Reports about an Arctic summertime sans ice due to global warming and natural swings in regional wind patterns are quite alarming. The extent of summer sea ice in the Arctic Ocean reached a record low this week since satellite observations began in 1972, according to the University of Bremen's Institute of Environmental Physics.

The area covered by the Arctic sea ice shrank to 4.24 million square kilometers (1.637 square miles) on Sept. 8, said researchers from the University.

The historic low measurement is about a half-percent below the previous record low set in Sept. 16, 2007, said Georg Heygster, head of the Physical Analysis of Remote Sensing Images unit at the University of Bremen's Institute of Environmental Physics.

The record set on that day was 4.27m sq km, reports the Guardian.

The declining Arctic sea ice has also become significantly thinner in recent decades, though it is not possible to measure the shrinkage in thickness as precisely as for surface area, said the institute.

Researchers at the National Center for Atmospheric Research (NCAR) in Boulder, Colo., attribute part of the shrinking Arctic sea ice cover to global warming. The other reason for declining ice cover is due to natural variations in regional wind patterns, they believe.

Heygster, along with his team at the University, believe that receding summer sea ice is a measure and driving factor of global warming, which has both local and planetary implications.

The sea ice retreat can no more be explained with the natural variability from one year to the next, caused by weather influence, said Heygster, in a statement released with the findings.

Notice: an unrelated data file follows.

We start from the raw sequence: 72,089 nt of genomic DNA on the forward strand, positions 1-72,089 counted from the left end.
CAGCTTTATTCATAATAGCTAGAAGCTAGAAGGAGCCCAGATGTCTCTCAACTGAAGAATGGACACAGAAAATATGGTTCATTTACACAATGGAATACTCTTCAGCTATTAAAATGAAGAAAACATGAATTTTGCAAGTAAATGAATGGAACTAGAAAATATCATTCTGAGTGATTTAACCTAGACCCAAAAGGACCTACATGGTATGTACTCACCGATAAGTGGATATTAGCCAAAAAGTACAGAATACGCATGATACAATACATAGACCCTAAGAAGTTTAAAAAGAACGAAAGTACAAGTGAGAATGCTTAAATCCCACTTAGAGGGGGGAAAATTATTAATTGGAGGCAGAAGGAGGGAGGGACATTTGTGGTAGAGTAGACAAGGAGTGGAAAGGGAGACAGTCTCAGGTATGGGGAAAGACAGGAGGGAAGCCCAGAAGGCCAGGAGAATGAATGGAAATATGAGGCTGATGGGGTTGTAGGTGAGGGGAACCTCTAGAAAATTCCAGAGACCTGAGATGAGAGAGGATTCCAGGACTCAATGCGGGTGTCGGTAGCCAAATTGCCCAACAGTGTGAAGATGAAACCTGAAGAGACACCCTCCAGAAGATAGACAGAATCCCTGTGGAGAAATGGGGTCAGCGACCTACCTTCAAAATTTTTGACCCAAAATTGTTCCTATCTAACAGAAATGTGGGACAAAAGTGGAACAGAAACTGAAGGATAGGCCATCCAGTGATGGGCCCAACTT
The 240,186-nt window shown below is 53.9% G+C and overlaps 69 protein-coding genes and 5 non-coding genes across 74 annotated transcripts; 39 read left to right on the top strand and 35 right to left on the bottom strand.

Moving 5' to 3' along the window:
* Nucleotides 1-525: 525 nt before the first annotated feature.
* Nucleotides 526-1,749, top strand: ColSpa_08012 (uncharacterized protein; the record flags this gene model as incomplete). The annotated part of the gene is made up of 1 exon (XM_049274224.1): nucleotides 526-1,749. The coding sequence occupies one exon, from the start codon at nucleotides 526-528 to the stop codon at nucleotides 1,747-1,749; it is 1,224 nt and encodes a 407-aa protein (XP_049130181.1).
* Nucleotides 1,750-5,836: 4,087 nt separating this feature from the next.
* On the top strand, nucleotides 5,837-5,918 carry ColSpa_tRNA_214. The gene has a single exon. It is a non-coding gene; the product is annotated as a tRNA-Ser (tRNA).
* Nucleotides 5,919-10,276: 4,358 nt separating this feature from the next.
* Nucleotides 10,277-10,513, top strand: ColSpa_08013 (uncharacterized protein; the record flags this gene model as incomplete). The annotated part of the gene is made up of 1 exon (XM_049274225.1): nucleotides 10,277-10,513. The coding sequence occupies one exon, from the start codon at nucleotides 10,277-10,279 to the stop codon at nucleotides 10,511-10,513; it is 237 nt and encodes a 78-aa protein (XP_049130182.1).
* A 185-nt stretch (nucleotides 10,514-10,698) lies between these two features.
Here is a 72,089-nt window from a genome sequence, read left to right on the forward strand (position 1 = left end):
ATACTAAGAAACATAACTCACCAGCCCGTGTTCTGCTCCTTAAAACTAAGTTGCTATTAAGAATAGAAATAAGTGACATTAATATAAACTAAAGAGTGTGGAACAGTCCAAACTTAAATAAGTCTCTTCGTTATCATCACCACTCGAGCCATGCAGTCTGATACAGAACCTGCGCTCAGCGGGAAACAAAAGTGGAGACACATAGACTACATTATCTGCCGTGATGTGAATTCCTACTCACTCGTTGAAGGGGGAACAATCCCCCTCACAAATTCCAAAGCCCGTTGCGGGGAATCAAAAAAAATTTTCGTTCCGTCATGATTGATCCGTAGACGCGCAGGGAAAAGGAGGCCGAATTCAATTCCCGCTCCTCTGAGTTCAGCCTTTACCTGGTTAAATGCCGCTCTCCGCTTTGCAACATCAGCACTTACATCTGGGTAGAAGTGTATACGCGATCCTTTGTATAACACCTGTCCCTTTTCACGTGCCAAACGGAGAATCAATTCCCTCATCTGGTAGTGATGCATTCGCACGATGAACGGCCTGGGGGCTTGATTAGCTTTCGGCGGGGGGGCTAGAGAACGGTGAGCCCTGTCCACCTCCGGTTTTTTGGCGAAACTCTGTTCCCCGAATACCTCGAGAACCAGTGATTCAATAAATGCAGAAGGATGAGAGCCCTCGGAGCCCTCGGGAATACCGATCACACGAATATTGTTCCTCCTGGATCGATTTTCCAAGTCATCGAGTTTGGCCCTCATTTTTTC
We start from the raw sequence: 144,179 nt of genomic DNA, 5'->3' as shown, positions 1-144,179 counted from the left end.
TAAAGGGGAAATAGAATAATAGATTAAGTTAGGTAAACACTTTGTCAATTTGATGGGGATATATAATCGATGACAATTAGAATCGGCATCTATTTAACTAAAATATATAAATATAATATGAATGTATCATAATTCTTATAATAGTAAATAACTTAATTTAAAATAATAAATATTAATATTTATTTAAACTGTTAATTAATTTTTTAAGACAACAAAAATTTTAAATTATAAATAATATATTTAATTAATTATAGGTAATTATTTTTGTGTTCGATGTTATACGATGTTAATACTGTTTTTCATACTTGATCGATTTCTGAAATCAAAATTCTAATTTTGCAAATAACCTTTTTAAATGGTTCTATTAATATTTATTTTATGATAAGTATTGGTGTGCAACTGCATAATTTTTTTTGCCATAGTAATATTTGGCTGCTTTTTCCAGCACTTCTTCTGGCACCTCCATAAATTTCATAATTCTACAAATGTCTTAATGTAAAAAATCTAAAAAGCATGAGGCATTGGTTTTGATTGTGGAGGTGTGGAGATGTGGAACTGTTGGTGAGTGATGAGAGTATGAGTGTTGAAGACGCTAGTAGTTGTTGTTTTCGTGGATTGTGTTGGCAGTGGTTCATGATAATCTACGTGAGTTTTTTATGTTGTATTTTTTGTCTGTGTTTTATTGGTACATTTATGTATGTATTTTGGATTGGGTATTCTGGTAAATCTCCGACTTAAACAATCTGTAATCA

Climate models show, rather, that the reduction is related to the man-made global warming which, due to the albedo effect, is particularly pronounced in the Arctic. 

The albedo effect is related to a surface's reflecting power - whiter sea ice reflects more of the sun's heat back into space than darker seawater, which absorbs the sun's heat and gets warmer.

Studies attribute the declining Arctic ice cover to rising temperatures in the region. Temperatures in the Arctic region have risen more than twice as fast as the global average over the last half century. Thus, the Arctic skull cap and Arctic ice cover are both reducing at a fast pace, the institute said.

The U.S. National Snow and Ice Data Center (NSIDC) also tracks Arctic ice cover on a daily basis but that agency has not announced a record low ice cover yet.

This stunning loss of Arctic sea ice is yet another wake-up call that climate change is here now and is having devastating effects around the world, said Shaye Wolf, climate science director at the Center for Biological Diversity in San Francisco.

NSIDC director Mark Serreze has said that summer ice cover could disappear entirely by 2030, leaving nothing but heat-trapping blue ocean, reports AFP.

However, an NCAR study published in the journal Nature in early August suggests that even within a long term warming trend, the loss of sea ice in the summer could stall, or even reverse itself for periods of up to a decade - at least through mid-century, reports the Christian Science Monitor.